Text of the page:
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A former worker at Ajinomoto Co. has filed a suit against the food maker over the patented production method for the artificial sweetener aspartame, his lawyers said Sunday.

Masayoshi Naruse, 61, is demanding 2 billion yen for his contribution to the product’s development.

He lodged the suit with the Tokyo District Court, claiming he did not receive a proper reward for his contribution to developing the mass production method for the sweetener. In Japan, aspartame is sold under the product name Pal Sweet.

According to the lawyers, Naruse, a former head of the process development division of Ajinomoto’s Central Research Laboratories, helped develop the method in 1982.

Ajinomoto obtained a patent for the method in Japan and the United States in 1988 and 1992, respectively.

The major food maker made profits of about 24.1 billion yen with the new technology, including royalties for licensing the patents to U.S. companies, the lawyers said.

Naruse said that Ajinomoto paid him only 10 million yen as a reward for his part in the development of the process, but that he deserves a greater share of the profits. He claimed that he was only rewarded as an employee, and has received nothing for giving the firm the right to use the patent.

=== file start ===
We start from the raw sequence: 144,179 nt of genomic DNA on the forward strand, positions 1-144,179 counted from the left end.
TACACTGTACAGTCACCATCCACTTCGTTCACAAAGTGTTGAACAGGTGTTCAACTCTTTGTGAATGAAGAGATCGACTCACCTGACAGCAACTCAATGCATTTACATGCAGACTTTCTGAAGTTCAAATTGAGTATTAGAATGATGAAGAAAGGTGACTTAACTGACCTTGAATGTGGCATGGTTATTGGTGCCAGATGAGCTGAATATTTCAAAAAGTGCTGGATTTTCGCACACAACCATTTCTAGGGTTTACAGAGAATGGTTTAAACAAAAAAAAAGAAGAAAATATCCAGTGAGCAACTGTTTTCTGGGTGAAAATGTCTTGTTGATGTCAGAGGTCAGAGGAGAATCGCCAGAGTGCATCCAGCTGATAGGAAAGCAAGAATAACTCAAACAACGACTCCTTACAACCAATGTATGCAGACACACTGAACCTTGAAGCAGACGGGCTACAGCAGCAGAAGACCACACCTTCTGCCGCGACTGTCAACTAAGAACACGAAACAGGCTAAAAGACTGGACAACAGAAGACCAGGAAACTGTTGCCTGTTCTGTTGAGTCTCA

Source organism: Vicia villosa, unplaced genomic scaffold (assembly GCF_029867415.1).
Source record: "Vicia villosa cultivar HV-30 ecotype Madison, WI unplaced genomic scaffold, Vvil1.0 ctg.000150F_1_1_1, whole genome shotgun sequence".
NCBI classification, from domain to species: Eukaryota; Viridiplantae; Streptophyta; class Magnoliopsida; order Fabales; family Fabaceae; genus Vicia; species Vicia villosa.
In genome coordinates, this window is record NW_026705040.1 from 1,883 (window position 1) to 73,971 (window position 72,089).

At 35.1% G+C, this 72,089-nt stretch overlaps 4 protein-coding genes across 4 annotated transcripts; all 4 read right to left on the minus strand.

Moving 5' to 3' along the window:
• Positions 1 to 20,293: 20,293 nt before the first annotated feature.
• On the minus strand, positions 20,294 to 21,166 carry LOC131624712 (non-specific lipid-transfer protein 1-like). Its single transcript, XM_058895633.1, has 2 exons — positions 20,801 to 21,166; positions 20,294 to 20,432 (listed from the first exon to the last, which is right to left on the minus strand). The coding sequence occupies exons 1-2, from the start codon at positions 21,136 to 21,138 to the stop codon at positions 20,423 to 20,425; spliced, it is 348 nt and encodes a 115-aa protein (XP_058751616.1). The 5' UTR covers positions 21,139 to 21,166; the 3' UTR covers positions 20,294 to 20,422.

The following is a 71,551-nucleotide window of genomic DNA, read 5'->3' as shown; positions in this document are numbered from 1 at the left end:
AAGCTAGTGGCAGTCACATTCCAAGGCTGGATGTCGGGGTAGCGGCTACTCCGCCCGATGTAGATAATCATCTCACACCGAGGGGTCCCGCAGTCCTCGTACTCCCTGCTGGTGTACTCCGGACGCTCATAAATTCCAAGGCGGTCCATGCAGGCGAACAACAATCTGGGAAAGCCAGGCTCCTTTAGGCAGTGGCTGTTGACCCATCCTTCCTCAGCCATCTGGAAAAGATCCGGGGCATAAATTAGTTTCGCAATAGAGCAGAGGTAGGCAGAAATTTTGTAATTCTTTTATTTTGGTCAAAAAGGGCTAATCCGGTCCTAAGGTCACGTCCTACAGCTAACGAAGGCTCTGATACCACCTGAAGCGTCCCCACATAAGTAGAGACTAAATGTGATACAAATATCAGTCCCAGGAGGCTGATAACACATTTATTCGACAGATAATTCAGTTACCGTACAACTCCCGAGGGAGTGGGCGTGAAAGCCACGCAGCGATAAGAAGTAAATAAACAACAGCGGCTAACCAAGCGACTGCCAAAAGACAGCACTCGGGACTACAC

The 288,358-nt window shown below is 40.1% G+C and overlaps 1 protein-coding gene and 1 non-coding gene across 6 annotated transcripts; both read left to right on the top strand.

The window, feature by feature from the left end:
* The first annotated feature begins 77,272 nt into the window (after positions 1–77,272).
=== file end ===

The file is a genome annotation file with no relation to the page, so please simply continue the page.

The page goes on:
He said he did not “have the courage” to file the suit while he was working for the company. He retired from the firm last year.

In May, the Osaka District Court ruled in a different case that firms should be considered to have made a 50 percent contribution to any invention or breakthrough.

Naruse says he is entitled to 50 percent, or 10 billion yen, of the profit Ajinomoto gained through licensing the patents. He is seeking a portion of this in the lawsuit.

An Ajinomoto spokesman expressed surprise at the suit, saying, “We recognized the importance of the patent and paid 10 million yen to Mr. Masayoshi Naruse in December 2000 based on an in-house rule regulating rewards for patents.”

The spokesman said the company will consider filing a countersuit against Naruse after looking at the details of his lawsuit.

Under the Patent Law, patent rights are given to the inventor, not the company, even if it was part of the employee’s job to develop something for the firm. The law stipulates that companies must pay employees for using the patent after taking into consideration the extent of its own contribution in the matter.

This concept has not been widely recognized, even among parties handling intellectual property rights, until recent years.

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